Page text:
Young children develop in the context of their families, where stability, safety, and supportive relationships nurture their growth. All families benefit from parenting supports, and many—particularly those challenged by economic instability—require access to additional resources that help them meet their children’s daily and developmental needs. Key supports include safe and stable housing, home visiting services, family-friendly employer policies, economic support for families with low income, and tax credits that benefit families with young children.

Rhode Island falls in the Working Effectively (W) tier of states when it comes to indicators of Strong Families. The state’s ranking in this domain reflects indicators on which it is performing better than the national average, such as the percentages of families in poverty with babies receiving TANF and babies who have had one adverse experience. Rhode Island has no indicators that rank worse than the national average. Policy-wise, the state has implemented 4 of 5 policies that promote strong families, such as paid sick and family leave, Temporary Assistance to Needy Families (TANF) options, the Child Tax Credit, and Earned Income Tax Credit.

Six Key Indicators of Strong Families
Click Plus symbol to see selected indicators by subgroup.
Rhode Island
National Avg
Family resilience
Income
Min: 0%
Max: 92.7%
Low Income
Above Low Income
TANF benefits receipt among families in poverty
Crowded housing
Race/Ethnicity
Min: 0%
Max: 20.2%
White
Black
Hispanic
Other
Income
Min: 0%
Max: 15.5%
Low Income
Above Low Income
Urbanicity
Min: 0%
Max: 10.3%
Urban
Infant/toddler maltreatment rate
Time in out-of-home placement
Race/Ethnicity
Min: 0%
Max: 21.0%
White
Black
Hispanic
2 or more adverse childhood experiences
Income
Min: 0%
Max: 22.6%
Low Income
Above Low Income
Strong Families Policy in Rhode Island
Paid family leave
Yes
Paid sick time that covers care for child
Yes
TANF Work Exemption
Yes
State Child Tax Credit
No
State Earned Income Tax Credit (EITC)
Yes
All Strong Families Indicators for Rhode Island
State Indicator:XXX.X
National Avg:XXX.X
TANF benefits receipt among families in poverty
28.0%
21.7%
Housing instability
1.4%
2.7%
Crowded housing
10.3%
15.5%
Unsafe neighborhoods
1.6%
5.8%
Family resilience
89.1%
85.2%
One adverse childhood experience
17.7%
22.4%
Two or more adverse childhood experiences
6.7%
8.6%
Infant/toddler maltreatment rate*
29.2
15.9
Out of home placements*
16.2%
20.2%
Infants/toddlers exiting foster care to permanency*
99.6%
98.6%
Potential home visiting beneficiaries served
6.1%
1.9%
*This indicator is not factored into the GROW tier rankings.

Positive Early Learning Experiences

In Rhode Island
How are Rhode Island’s babies faring in Positive Early Learning Experiences?

Infants and toddlers learn through play, active exploration of their environment, and, most importantly, through interactions with the significant adults in their lives. The quality of babies’ early learning experiences at home and in other care settings impacts how prepared they are for life-long learning and success. Parents who work or attend school require access to affordable, high-quality care options that foster their babies’ development. During this rapid period of growth, access to screening and early intervention is essential to address potential developmental delays.

Rhode Island scores in the Working Effectively (W) tier for Positive Early Learning Experiences. The state’s ranking in this domain reflects indicators on which it is performing better than the national average, such as the higher percentages of parents who read to their babies daily and babies who receive IDEA Part C services. Rhode Island is doing worse than the national average on indicators such as the lower percentage of babies who received developmental screening. Infant care costs as a percentage of the state’s median income for single and married parents also contribute to the ranking. The state does not offer child care subsidy assistance to families with incomes above 200 percent of the Federal Poverty Level.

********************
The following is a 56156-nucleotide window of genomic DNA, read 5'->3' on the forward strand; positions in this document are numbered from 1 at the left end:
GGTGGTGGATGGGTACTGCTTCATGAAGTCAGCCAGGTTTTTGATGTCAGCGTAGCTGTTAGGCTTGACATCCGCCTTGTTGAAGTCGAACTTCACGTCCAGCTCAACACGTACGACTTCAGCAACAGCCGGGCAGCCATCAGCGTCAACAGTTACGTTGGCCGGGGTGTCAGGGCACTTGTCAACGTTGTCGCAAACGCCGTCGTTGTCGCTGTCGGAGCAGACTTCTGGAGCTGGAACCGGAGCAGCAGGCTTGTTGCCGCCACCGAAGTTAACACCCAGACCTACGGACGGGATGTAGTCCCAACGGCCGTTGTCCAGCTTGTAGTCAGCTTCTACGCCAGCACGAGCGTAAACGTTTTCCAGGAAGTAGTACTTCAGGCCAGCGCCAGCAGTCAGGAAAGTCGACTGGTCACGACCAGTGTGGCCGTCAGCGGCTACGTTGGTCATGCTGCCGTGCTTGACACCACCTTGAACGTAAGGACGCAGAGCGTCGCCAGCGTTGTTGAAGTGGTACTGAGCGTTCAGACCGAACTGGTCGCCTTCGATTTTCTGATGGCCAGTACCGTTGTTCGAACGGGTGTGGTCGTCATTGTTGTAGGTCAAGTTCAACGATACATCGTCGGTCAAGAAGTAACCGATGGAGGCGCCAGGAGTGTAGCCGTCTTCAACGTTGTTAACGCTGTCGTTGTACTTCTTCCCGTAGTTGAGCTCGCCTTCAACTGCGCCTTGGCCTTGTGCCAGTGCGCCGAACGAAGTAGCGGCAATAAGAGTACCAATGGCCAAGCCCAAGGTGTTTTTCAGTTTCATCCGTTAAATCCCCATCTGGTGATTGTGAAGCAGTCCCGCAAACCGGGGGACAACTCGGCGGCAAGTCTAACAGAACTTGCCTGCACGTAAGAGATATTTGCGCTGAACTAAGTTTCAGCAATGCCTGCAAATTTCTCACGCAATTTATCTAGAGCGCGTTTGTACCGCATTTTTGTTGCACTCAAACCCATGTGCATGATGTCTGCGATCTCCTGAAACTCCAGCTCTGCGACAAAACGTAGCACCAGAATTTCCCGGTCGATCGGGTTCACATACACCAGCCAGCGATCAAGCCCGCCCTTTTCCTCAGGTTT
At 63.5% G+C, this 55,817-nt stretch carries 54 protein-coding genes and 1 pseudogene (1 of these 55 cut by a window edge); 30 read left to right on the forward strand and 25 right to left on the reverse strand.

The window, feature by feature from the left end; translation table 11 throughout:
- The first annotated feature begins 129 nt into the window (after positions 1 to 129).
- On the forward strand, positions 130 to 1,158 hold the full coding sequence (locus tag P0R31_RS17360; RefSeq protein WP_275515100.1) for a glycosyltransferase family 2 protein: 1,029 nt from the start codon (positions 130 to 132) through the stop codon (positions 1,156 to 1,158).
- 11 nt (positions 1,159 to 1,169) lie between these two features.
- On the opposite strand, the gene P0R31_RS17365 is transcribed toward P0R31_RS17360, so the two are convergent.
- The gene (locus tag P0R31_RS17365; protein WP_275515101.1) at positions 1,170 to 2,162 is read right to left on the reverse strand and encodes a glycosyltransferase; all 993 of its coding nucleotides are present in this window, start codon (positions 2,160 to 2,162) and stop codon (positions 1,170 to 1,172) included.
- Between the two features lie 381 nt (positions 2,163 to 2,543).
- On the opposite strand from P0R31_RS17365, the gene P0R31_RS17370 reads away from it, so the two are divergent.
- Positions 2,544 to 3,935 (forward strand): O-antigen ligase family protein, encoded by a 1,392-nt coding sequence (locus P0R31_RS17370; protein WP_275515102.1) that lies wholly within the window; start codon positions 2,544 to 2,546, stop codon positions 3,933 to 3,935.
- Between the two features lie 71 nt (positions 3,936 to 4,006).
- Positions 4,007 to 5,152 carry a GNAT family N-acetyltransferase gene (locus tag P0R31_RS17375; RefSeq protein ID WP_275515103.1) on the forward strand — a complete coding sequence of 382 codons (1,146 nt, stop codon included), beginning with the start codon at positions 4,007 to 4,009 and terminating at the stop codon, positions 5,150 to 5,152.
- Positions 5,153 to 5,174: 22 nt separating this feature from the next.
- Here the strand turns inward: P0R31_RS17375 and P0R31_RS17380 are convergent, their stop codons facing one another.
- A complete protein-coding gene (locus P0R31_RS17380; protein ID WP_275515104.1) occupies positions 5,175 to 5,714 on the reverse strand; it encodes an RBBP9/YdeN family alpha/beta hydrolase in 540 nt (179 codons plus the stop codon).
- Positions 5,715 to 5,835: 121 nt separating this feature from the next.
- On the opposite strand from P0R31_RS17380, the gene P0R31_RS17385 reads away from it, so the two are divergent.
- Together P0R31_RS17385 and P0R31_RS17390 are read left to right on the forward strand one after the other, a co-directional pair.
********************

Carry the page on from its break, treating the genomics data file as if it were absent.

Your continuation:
Six Key Indicators of Positive Early Learning Experiences
Click Plus symbol to see selected indicators by subgroup.
Rhode Island
National Avg
Parent reads to baby every day
Income
Min: 0%
Max: 58.1%
Low Income
Above Low Income
Developmental screening received
Income
Min: 0%
Max: 33.8%
Low Income
Above Low Income
Percentage of infants/toddlers receiving IDEA Part C services
Cost of care, as % of income single parents
Percentage of income-eligible infants/toddlers with Early Head Start access
Low/moderate income infants/toddlers in CCDF funded-care
Positive Early Learning Experiences Policy in Rhode Island
Infant eligibility level for child care subsidy above 200% of FPL
No
Allocated CCDBG funds
Yes
Group size requirements meet or exceed EHS standards
1 age group
Adult/child ratio requirements meet or exceed EHS standards
1 age group
Level of teacher qualification required by the state
No credential beyond a high school diploma
Infant/toddler credential adopted
No
State reimburses center based child care at/above 75th percentile of market rates
No
State includes "at-risk" children as eligible for IDEA Part C services or reports that they serve “at-risk” children
No
All Positive Early Learning Experiences Indicators for Rhode Island
State Indicator:XXX.X
National Avg:XXX.X
Parent reads to baby every day
51.6%
37.8%
Parent sings to baby every day
64.9%
57.6%
Percentage of income-eligible infants/toddlers with Early Head Start access
8.0%
7.0%
Cost of care, as % of income married families
10.7%
N/A
Cost of care, as % of income single parents
50.4%
N/A
Low/moderate income infants/toddlers in CCDF funded-care
5.8%
4.2%
Developmental screening received
29.7%
31.1%
Infants/toddlers with developmental delay*
0.4%
1.0%
Percentage of infants/toddlers receiving IDEA Part C services
18.9%
9.7%
Timeliness of Part C services
98.4%
N/A
*This indicator is not factored into the GROW tier rankings.
N/A indicates Not Applicable
Explore Rhode Island's 2019 Data